Located within U.N. occupied territory, the needs of Western Slavonia are similar to those of Eastern Slavonia. There are fewer militant Serbs in this region, and assistance efforts should be somewhat easier here.

As an example of the type of challenges being faced, an explanation of the situation concerning the orphanage outside of Lipik is offered. Lipik is a small town near Pakrac, Croatia. The Lipik orphanage was home to approximately 80 homeless children, ages 1 to 16. The orphanage was the first building attacked in the Serb campaign to take control of Pakrac. The children hid in the basement as the bombs fell. Although the children survived, the building sustained several direct hits, destroying the roof and much of the building’s infrastructure.

The children are being housed temporarily in an old hotel. The cost to repair the orphanage is estimated at $2 million. If the building is not repaired soon the cost of repairing the building will increase to the point that it will be a total loss.

In Southern Dalmatia, small cities in the vicinity of Dubrovnik have been totally impoverished after enduring over one year of Serbian occupation. Slano, a small village north of Dubrovnik serves as an example of the type of total destruction suffered by many small towns. The church has been burnt. The hotels and cafes surrounding the main square are shells of burnt buildings full of rubbish and debris from the destruction. Most of the people are gone. There is no money to rebuild, and there are no building materials even if there was money. People are in a sort of emotional shock, numb from endless months of Serbian humiliations. Stories of young girls being raped in front of their families, etc., are common. Anyone who knows these hardy Dalmatian people quickly realize that they are in need of more than material support, and that the trauma of occupation has left deep psychological scars.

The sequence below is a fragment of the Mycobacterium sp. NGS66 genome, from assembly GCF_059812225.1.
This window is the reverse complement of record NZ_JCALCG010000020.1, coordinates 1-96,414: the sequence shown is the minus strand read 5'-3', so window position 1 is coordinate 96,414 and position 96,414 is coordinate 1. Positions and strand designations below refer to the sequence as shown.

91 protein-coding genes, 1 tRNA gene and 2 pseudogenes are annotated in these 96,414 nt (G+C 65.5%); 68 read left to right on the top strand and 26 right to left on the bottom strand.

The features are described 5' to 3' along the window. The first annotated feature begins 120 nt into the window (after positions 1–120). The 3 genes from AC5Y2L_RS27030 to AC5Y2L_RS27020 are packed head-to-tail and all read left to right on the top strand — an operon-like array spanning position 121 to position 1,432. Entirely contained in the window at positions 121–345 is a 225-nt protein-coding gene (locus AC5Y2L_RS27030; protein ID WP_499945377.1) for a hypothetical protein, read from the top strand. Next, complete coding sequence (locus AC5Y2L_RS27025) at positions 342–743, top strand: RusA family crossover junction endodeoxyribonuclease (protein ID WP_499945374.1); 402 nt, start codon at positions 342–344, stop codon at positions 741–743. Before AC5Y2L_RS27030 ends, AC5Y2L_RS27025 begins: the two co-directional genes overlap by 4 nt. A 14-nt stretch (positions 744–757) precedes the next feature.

The region south of Nuem and especially south of Dubrovnik has been hard hit. Everything seems to be in short supply: money, electricity, fuel, food, medicine, blankets, and building materials. The advantage this region enjoys over the others is that the winter climate is more moderate than any other combat zone. Thus, the needs for protection against the winter is less severe here than elsewhere.

In Bosnia-Herzegovina the death toll continues to grow. Some estimates suggest that perhaps 100,000 people are already dead. The UNHCR estimates that there are over 2 million refugees in the former Yugoslavia.